Yes, music can evoke various feelings when we listen to it. But, what about if you can’t hear it? Imagine experiencing music without hearing music. Take a look at a performance by this group of deaf percussionists from Singapore. They hear the music through their whole bodies as they experience the beat!

ExtraOrdinary Horizons plays us a beat
This is exactly what researchers hoped to confirm in a recent study conducted at the International Laboratory for Brain, Music and Sound Research in Montreal – that even those with cochlear implants “…can enjoy a myriad of musical benefits if the composition significantly emphasizes the beat…”

Previously, many who used cochlear implants for profound hearing loss were given very little, if any, exposure to music or musical movement because the implants are deficient in transmitting the pitch and tone quality of music, and all that was heard through the implants was noise.

Fast forward to the study led by Dr. Jessica Phillips-Silver.  Dr. Phillips-Silver’s premise proved correct.  By using music that emphasizes a beat, cochlear implant users experienced improvement not just in music perception, but also in language perception.  In writing about the research results, Dr. Phillips-Silver’s team asserted that not only could language use and understanding be improved by exposure to the beat in music, but there could also be corresponding improvement in “emotional and social quality of life.”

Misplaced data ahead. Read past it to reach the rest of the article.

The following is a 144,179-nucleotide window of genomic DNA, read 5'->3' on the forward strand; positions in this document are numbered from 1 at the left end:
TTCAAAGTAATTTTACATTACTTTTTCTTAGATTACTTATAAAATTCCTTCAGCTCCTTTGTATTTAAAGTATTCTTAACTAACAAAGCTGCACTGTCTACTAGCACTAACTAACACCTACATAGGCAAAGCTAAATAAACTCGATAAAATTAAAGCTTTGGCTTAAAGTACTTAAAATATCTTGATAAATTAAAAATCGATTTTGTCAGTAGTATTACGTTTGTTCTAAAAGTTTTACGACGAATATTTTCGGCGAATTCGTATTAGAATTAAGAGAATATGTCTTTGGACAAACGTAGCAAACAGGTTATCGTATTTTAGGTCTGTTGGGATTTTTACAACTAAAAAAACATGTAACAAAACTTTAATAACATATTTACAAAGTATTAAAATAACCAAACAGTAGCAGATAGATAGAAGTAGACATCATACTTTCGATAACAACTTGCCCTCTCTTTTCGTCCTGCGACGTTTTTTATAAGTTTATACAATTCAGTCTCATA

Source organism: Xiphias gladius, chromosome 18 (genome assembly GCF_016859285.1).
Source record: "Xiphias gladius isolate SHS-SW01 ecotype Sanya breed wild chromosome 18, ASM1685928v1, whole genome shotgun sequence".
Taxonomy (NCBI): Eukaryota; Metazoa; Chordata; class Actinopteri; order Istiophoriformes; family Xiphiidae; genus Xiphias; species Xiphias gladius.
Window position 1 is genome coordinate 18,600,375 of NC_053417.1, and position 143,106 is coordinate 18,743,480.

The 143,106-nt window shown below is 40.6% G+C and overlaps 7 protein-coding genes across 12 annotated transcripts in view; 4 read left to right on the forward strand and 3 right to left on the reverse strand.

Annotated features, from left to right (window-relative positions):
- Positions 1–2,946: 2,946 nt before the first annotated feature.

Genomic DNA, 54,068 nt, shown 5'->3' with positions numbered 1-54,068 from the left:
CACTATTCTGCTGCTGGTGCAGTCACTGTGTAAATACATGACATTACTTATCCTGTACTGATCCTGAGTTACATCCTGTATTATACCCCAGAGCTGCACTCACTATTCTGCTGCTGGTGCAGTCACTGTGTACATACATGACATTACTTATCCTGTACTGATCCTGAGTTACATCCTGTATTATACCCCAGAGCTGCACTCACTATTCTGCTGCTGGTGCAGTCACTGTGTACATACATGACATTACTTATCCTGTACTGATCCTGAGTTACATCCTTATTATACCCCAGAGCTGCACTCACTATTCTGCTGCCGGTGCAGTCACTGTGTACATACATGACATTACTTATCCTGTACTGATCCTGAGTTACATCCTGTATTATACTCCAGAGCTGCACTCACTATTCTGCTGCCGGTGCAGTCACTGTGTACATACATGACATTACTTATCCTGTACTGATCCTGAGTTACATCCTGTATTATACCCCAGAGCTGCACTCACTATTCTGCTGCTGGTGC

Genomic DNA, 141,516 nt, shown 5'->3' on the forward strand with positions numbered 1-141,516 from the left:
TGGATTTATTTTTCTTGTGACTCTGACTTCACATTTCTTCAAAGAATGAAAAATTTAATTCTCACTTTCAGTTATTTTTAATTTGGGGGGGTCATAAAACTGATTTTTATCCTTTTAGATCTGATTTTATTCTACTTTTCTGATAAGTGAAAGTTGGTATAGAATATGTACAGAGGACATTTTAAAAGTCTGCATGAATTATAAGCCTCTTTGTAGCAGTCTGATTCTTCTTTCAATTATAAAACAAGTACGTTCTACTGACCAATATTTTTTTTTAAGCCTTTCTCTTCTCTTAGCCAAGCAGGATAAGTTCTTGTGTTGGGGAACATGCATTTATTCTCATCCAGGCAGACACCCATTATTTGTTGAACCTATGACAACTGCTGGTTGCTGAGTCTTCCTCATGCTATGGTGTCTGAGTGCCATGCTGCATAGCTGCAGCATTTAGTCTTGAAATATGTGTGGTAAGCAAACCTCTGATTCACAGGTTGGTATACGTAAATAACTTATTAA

iStock_000003815422X girl clapping good beginning“We know that music training engages some brain plasticity — it refines the sense of rhythm, benefiting the perception of speech, so that may help them understand spoken language. But also there is so much enjoyment in music — a strong beat activates the joy of body movement,” Phillips-Silver says. “What we hear is what we feel and what we feel is what we hear.”

All of this supports research findings from this study done in 2007 which found that “…[c]hild implant users enjoy music more than adult implant users. Moreover, younger age at implantation increases children’s engagement with music, which may enhance their progress in other auditory domains.”

These exciting research findings confirm yet again the incredible power of music to touch not just our emotions, but to profoundly affect nearly every other part of our being – music is good for our brains, our bodies, our hearts, and our souls.

Here at Kindermusik, we believe that all children can – and should! – experience music.  Contact your local Kindermusik educator to learn more.



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